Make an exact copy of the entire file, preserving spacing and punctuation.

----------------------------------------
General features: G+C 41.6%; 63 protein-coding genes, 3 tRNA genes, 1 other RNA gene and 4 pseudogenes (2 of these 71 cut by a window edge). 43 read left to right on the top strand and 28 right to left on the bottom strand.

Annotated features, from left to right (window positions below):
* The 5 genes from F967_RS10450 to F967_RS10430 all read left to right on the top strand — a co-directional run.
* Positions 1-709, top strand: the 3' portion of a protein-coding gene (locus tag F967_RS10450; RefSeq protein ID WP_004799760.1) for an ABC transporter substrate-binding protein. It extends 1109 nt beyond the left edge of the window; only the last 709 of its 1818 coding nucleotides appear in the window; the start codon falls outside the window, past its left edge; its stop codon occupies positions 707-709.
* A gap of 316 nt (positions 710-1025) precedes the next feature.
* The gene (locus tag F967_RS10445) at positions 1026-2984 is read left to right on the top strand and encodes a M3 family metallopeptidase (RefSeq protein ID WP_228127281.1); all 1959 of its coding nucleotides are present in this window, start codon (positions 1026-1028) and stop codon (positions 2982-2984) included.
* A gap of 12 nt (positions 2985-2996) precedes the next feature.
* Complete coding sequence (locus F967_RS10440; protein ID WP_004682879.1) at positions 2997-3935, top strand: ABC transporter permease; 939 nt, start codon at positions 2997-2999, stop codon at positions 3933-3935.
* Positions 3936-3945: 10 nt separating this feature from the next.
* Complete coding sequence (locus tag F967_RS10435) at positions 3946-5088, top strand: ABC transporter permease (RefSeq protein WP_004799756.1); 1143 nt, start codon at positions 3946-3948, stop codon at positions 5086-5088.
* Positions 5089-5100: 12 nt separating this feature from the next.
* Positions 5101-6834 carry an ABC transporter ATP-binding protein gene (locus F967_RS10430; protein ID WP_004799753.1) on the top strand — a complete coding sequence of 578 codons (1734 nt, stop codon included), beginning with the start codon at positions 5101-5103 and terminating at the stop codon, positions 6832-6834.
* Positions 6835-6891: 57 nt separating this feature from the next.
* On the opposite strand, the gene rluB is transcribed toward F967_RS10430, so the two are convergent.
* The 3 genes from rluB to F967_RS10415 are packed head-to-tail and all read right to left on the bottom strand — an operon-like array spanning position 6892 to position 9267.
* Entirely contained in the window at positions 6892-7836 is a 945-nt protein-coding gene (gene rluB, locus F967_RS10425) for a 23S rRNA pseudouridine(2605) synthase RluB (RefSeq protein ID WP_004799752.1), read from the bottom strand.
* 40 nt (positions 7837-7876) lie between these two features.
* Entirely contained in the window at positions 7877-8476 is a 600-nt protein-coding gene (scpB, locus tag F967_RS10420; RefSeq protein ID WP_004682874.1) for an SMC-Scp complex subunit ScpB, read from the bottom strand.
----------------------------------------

General features: G+C 41.6%; 63 protein-coding genes, 3 tRNA genes, 1 other RNA gene and 4 pseudogenes (2 of these 71 cut by a window edge). 43 read left to right on the top strand and 28 right to left on the bottom strand.

Annotated features, from left to right (window positions below):
* The 5 genes from F967_RS10450 to F967_RS10430 all read left to right on the top strand — a co-directional run.
* Positions 1-709, top strand: the 3' portion of a protein-coding gene (locus tag F967_RS10450; RefSeq protein ID WP_004799760.1) for an ABC transporter substrate-binding protein. It extends 1109 nt beyond the left edge of the window; only the last 709 of its 1818 coding nucleotides appear in the window; the start codon falls outside the window, past its left edge; its stop codon occupies positions 707-709.
* A gap of 316 nt (positions 710-1025) precedes the next feature.
* The gene (locus tag F967_RS10445) at positions 1026-2984 is read left to right on the top strand and encodes a M3 family metallopeptidase (RefSeq protein ID WP_228127281.1); all 1959 of its coding nucleotides are present in this window, start codon (positions 1026-1028) and stop codon (positions 2982-2984) included.
* A gap of 12 nt (positions 2985-2996) precedes the next feature.
* Complete coding sequence (locus F967_RS10440; protein ID WP_004682879.1) at positions 2997-3935, top strand: ABC transporter permease; 939 nt, start codon at positions 2997-2999, stop codon at positions 3933-3935.
* Positions 3936-3945: 10 nt separating this feature from the next.
* Complete coding sequence (locus tag F967_RS10435) at positions 3946-5088, top strand: ABC transporter permease (RefSeq protein WP_004799756.1); 1143 nt, start codon at positions 3946-3948, stop codon at positions 5086-5088.
* Positions 5089-5100: 12 nt separating this feature from the next.
* Positions 5101-6834 carry an ABC transporter ATP-binding protein gene (locus F967_RS10430; protein ID WP_004799753.1) on the top strand — a complete coding sequence of 578 codons (1734 nt, stop codon included), beginning with the start codon at positions 5101-5103 and terminating at the stop codon, positions 6832-6834.
* Positions 6835-6891: 57 nt separating this feature from the next.
* On the opposite strand, the gene rluB is transcribed toward F967_RS10430, so the two are convergent.
* The 3 genes from rluB to F967_RS10415 are packed head-to-tail and all read right to left on the bottom strand — an operon-like array spanning position 6892 to position 9267.
* Entirely contained in the window at positions 6892-7836 is a 945-nt protein-coding gene (gene rluB, locus F967_RS10425) for a 23S rRNA pseudouridine(2605) synthase RluB (RefSeq protein ID WP_004799752.1), read from the bottom strand.
* 40 nt (positions 7837-7876) lie between these two features.
* Entirely contained in the window at positions 7877-8476 is a 600-nt protein-coding gene (scpB, locus tag F967_RS10420; RefSeq protein ID WP_004682874.1) for an SMC-Scp complex subunit ScpB, read from the bottom strand.